INFLUENCE OF GREEN CORROSION INHIBITOR ON REINFORCED CONCRETE ATTACKED BY MAGNESIUM SULPHATE

Authors

  • Mohammad Ismail UTM Construction Research Centre, Faculty of Civil Engineering, Universiti Teknologi Malaysia, 81310 Johor Bahru, Johor
  • Asipita Salawu Abdulrahman Department of Materials and Metallurgical Engineering, Federal University of Technology, Minna, Nigeria,

DOI:

https://doi.org/10.11113/mjce.v28.15999

Keywords:

Ad hoc networks, Disaster mitigation, Network coding, Reducing broadcast redundancy, Sensor nodes, Sulphate attack, concrete resistivity, green inhibitor, corrosion

Abstract

Sulphate attack is one of the phenomena that may cause gradual but severe damages to concrete structures durability. Sulphate attack is due to a series of chemical reactions between sulphate ions and principle components of the cement paste microstructure. In this work the effects of 1.5% and 4.5% MgSO4 additions on concrete durability of 0.45 and 0.65 water/cement ratios (w/c) and the residual effects on corrosion of steel reinforcement were investigated using concrete resistivity. The results shows that 2% addition of Bambusa arundinacea green inhibitor improved the concrete resistivity of MgSO4 contamination concrete by 54% and 64% for 0.45 and 0.65w/c ratios respectively. Thus comparatively, Bambusa arundinacea inhibitor performed far better than Calcium nitrite, Ethanolamine inhibitors and even the non-contaminated control sample. This confirmed a linear relationship between concrete resistivity and probability of corrosion in concrete. Concrete resistivity has proven to be effective parameter for the estimation of the risk of steel reinforcement in concrete.

References

Abdulrahman, A.S. (2012). Performance of bambusa arundinacea as green inhibitor for

corrosion of steel reinforcement in concrete. PhD Thesis, Faculty of Civil Engineering,

Universiti Teknologi Malaysia.

Abdulrahman A. S., Ismail M., and Hussain M. S. (2011). Inhibiting Sulphate Attack in Concrete

by Hydrophobic Green Plant Extract. Advanced Materials Research Vols. 250-253,

-3843.

Asipita, S. A., Ismail, M., Abd Majid, M. Z., Abdul Majid, Z., (2014). Green Bambusa

Arundinacea leaves extract as a sustainable corrosion inhibitor in steel reinforcement

concrete. Journal of Cleaner production. Volume 67, page 139-146.

Bassuoni, M.T. and Nehdi, M. L. (2009). Durability of self-consolidating concrete to sulfate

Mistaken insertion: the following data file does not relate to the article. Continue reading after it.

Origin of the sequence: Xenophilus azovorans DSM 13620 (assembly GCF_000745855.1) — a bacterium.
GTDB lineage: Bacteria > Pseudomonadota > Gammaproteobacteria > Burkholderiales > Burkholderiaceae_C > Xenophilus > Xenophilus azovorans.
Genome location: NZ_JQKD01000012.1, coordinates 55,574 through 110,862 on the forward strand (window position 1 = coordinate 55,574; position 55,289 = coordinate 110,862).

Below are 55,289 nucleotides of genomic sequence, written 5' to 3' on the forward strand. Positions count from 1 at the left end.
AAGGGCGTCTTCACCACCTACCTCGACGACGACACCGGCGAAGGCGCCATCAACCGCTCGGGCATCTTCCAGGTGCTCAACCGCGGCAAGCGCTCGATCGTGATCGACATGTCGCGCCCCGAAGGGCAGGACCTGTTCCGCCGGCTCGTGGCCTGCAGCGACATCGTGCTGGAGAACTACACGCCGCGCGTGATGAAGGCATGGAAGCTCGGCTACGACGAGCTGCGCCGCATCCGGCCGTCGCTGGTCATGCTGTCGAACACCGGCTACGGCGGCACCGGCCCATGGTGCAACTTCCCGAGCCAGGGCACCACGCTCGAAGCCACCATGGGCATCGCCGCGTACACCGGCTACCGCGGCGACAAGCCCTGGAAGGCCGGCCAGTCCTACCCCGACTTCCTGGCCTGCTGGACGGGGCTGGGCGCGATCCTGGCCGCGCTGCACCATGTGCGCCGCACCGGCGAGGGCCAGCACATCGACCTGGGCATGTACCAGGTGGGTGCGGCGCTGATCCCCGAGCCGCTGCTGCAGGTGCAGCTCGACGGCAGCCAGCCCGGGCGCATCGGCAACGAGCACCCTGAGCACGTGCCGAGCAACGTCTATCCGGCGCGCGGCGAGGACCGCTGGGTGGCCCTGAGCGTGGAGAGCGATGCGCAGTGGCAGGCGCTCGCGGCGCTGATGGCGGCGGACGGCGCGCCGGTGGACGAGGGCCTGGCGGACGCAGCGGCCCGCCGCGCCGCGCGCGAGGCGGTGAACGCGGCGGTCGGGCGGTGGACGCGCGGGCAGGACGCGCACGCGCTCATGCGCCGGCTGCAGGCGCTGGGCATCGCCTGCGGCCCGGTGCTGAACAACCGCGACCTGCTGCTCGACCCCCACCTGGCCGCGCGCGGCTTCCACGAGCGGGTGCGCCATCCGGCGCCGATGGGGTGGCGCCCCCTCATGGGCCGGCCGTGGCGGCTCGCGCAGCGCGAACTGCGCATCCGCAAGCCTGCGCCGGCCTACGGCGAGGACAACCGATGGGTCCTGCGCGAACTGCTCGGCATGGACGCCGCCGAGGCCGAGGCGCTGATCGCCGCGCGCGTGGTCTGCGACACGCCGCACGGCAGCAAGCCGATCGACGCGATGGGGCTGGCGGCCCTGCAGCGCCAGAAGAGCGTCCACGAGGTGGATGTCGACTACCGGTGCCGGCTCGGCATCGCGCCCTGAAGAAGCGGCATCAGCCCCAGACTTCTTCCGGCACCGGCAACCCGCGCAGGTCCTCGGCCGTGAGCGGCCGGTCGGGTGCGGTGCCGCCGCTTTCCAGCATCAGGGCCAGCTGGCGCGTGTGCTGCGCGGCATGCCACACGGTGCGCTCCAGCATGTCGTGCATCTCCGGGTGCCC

attack under combined cyclic environments and flexural loading. Cement and Concrete

Research 39(3): 206-226.

Bellmann, F., Möser, B. and Stark, J. (2006). Influence of sulfate solution concentration on the

formation of gypsum in sulfate resistance test specimen. Cement and Concrete Research

(2): 358-363.

Boyd, A.J. and Mindess, S. (2004). The use of tension testing to investigate the effect of W/C

ratio and cement type on the resistance of concrete to sulfate attack. Cement and

Concrete Research 34(3): 373-377.

British Standard. (1983). BS 1881-125. Methods of mixing and sampling fresh concrete in the

laboratory. United Kingdom, BSI.

Brown, P., Steven, W.B. and Doerr, A. (2000). Chemical changes in concrete due to the

ingress of aggressive species. Cement and Concrete Research 30(3): 411-418.

Brown, P. and Steven, W.B. (2000). The distributions of bound sulfates and chlorides in concrete

subjected to mixed NaCl, MgSO4, Na2SO4 attack. Cement and Concrete Research

(10): 1535-1542.

Chao Sun, Jiankang Chen, Jue Zhu, Minghua Zhang, Jian Ye (2013). A new diffusion model of

sulfate ions in concrete. Construction and Building Materials 39 (2013) 39–45.

Girardi, F.M. and Di, R. (2011). Resistance of concrete mixtures to cyclic sulfuric acid exposure

and mixed sulfates: Effect of the type of aggregate. Cement and Concrete Composites

(2): 276-285.

Hekal, E. E., Kishar, E. and Mostafa, H. (2002). Magnesium sulfate attack on hardened blended

cement pastes under different circumstances. Cement and Concrete Research 32(9):

-1427.

Irassar, E.F. (2009). Sulfate attack on cementitious materials containing limestone filler -- A

review. Cement and Concrete Research 39(3): 241-254.

Ismail, M., Muhammad, B. and Ismail M.E. (2010). Compressive strength loss and reinforcement

degradations of reinforced concrete structure due to long-term exposure. Construction

and Building Materials 24(6): 898-902.

Malaysian Standard. (2010). MS EN 12620. Aggregates for Concrete. Cyberjaya, Department of

Malaysian Standard.

Morris, W., Vico, A., Vázquez, M. and de-Sanchez, S.R. (2002). Corrosion of reinforcing steel

by means of concrete resistivity measurements. Corrosion Science, 44: 81-99.

Polder, R.B. (2009). Critical chloride content for reinforced concrete and its relationship to

concrete resistivity. Mater Corros. 60(8):623–30.

Pradhan, B. and Bhattacharjee B. (2009). Performance evaluation of rebar in chloride

contaminated concrete by corrosion rate. Construction and Building Materials 23(6):

-2356.

Saraswathy V., Muralidharan, S., Kalyanasundaram, R.M., Thangavel, K. and Srinivasan, S

(2001). Evaluation of a composite corrosion-inhibiting admixture and its performance

in concrete under macrocell corrosion conditions. Cement and Concrete Research 31:

-794.

Sideris, K.K., Savva, A.E. and Papayianni, J. (2006). Sulfate resistance and carbonation of plain

and blended cements. Cement and Concrete Composites 28(1): 47-56.

Downloads

Published

2018-07-18

How to Cite

Ismail, M., & Abdulrahman, A. S. (2018). INFLUENCE OF GREEN CORROSION INHIBITOR ON REINFORCED CONCRETE ATTACKED BY MAGNESIUM SULPHATE. Malaysian Journal of Civil Engineering, 28. https://doi.org/10.11113/mjce.v28.15999

Issue

Section

Articles